On April 4, an official statement from the White House Office of the Press Secretary stated that the mission to eradicate ISIS is coming to a “rapid end”. This follow an earlier statement by the Director of National Intelligence, Dan Coats, that the White House “relatively soon” will announce a decision about U.S. involvement in Syria.
A day earlier President Trump instructed his military leaders to withdraw American troops from Syria as soon as possible. This was the culmination of several tweets along the lines that ISIS (an often-used acronym for the Islamic State) was nearly defeated and that other states ought to shoulder the burden of rebuilding and reconstructing Syria. Trump has already cancelled deals to fund rebels fighting the Assad-regime and money (around $200 million) set aside for reconstruction work, in a so-called stabilization fund.
As pointed out before, this make the present U.S. military mission in Syria all the more difficult. There are around 2000 troops aiding the SDF in eastern Syria and aiming to help the mainly Kurdish force to set up border-control force to block any resurgent IS from forming. These forces are a main reason the Turks and their Syrian allies are, for now at least, not pushing on eastwards towards the city of Manbij.
But even more severe are the repercussions for any long-term U.S. involvement in Syria and the wider Middle East. All U.S. allies – including Israel, KSA and UAE – have voiced their disagreement with Trump’s stated policy and pointed out – as has the military, Intelligence and Security Policy analysts in the U.S. – that a drawing down of American presence rapidly and without a long-term security regime in place, will play right into the hands of Iran and Russia as well as helping Turkey in its ongoing war against the Kurds.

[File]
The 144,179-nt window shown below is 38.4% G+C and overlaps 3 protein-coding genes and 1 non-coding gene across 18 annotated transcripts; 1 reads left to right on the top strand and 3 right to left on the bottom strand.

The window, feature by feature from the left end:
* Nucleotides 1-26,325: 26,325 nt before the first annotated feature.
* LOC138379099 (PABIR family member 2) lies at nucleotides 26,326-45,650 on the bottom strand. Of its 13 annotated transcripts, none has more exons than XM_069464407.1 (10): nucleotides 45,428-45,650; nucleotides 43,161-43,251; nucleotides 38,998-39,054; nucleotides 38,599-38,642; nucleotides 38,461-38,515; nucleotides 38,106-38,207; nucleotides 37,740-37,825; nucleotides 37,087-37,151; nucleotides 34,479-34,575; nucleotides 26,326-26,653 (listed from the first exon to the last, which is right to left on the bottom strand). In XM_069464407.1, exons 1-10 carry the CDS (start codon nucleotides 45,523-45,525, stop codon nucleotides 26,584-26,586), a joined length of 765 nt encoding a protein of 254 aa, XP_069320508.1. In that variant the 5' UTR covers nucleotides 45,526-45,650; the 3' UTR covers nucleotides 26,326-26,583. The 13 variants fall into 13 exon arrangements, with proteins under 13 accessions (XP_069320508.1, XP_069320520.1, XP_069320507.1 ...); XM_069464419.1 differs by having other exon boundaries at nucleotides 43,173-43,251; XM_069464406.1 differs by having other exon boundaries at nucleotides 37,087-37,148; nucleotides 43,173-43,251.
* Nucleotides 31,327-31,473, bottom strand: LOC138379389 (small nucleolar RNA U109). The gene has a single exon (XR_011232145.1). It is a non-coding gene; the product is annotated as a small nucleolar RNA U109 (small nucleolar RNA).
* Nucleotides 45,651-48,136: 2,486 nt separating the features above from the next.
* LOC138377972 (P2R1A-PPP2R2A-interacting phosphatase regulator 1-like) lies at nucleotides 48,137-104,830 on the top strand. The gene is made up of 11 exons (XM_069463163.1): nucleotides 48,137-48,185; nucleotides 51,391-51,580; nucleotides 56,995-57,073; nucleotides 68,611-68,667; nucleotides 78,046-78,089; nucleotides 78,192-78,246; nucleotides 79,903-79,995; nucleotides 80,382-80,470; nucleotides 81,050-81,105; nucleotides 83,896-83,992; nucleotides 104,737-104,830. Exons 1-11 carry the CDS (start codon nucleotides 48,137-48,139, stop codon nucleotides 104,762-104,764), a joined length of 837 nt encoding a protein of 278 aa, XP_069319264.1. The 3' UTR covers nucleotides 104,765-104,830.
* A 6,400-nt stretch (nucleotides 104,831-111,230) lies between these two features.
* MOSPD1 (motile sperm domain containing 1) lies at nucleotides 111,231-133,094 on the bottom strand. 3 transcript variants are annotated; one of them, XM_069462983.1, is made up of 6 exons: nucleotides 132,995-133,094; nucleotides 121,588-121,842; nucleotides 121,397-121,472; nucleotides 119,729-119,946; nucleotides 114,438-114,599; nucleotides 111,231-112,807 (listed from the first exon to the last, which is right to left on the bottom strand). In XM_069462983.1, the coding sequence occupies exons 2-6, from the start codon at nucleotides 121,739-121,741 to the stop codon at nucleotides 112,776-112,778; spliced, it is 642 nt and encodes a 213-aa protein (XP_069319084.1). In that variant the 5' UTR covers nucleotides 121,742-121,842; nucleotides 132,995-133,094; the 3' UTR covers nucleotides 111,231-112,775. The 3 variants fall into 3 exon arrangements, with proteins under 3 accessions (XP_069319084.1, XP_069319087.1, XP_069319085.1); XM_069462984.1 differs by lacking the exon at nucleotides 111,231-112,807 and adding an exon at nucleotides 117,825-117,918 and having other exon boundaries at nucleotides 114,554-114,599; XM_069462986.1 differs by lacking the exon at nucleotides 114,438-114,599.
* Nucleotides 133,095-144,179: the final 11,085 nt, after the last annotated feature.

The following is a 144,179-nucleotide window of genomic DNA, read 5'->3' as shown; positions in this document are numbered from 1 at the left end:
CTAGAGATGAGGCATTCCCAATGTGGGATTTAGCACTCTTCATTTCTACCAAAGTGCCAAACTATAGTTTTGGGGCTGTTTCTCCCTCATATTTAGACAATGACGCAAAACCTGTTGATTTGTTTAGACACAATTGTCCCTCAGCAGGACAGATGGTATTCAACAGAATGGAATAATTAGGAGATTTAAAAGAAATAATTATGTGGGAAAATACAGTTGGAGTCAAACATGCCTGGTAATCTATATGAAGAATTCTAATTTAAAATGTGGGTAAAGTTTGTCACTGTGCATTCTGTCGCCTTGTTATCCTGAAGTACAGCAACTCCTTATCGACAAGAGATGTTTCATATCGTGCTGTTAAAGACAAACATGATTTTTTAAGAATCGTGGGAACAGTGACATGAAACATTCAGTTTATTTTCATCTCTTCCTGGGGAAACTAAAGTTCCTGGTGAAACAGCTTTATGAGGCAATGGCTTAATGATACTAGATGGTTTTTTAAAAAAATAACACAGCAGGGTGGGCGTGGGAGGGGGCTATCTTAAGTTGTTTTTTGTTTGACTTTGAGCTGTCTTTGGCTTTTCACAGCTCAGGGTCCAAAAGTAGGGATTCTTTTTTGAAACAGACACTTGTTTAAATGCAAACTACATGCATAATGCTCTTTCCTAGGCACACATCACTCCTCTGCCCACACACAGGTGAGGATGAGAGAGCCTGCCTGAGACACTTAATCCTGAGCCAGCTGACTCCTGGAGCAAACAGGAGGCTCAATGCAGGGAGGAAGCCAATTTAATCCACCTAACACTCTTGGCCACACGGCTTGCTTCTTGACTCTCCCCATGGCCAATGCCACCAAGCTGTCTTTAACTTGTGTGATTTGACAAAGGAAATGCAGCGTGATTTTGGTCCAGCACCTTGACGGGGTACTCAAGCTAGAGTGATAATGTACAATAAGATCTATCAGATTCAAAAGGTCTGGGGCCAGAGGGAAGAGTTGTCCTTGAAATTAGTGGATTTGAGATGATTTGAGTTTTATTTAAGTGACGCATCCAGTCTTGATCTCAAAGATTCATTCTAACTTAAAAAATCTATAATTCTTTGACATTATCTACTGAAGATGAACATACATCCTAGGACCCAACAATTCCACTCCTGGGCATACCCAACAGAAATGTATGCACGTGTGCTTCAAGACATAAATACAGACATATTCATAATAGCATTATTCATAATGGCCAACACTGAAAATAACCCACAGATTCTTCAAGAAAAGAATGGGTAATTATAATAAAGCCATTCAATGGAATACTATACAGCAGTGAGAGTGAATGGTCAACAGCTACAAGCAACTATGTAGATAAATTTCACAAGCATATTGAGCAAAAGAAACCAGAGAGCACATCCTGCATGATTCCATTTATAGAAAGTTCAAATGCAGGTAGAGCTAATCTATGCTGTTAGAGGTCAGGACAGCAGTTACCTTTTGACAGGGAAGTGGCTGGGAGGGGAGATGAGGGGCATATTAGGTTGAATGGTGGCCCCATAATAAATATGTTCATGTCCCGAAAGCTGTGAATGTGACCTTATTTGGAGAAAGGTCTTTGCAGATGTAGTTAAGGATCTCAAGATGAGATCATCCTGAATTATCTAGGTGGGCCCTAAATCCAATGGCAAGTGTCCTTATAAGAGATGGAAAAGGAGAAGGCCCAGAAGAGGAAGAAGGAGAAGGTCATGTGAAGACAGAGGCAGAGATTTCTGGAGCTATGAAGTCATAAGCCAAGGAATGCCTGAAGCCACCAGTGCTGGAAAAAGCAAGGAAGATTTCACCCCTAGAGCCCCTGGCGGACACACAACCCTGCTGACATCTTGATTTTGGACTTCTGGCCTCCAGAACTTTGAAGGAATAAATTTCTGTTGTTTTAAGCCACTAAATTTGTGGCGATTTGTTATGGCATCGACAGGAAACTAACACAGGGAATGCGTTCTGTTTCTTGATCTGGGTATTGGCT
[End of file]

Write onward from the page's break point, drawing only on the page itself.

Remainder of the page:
Having President Trump officially undermining his own stated goals of a toughening U.S. stance against Iran by ceasing ground to the Iranians and Russia, is a strange way of conducting Foreign Policy. In the recently held meeting between Putin, Erdogan and Rouhani (in Ankara), one of the main points agreed upon was that the U.S. forces would had to withdraw from Syria, but not Iranian, Turkish or Russian ditto. The fact that these three authoritarian leaders could meet and, more or less, divide Syria (the Syrians were not invited to the summit) among themselves without as much as a peep from either Washington or Brussels, is a telling sign of how much influence the West has lost.
Furthermore, by removing U.S. forces from Syria will also be a stab in the back of the Kurds who has been the best and most loyal ally of the American forces in their fight against IS. That the current U.S. policy also, by extension, gives Turkey a free hand in conducting its war against those Kurds adds to the mess. The Turkish offensive in Afrin also led to Kurdish forces being diverted from the fight against IS to counter Turkey.
If the policies coming out of Washington keep being confused and contradictory, a process already several years in the making, whereby the U.S. is ceding ground to its very vocal enemies, will only increase and will make any hope for a more stable and peaceful region impossible to achieve.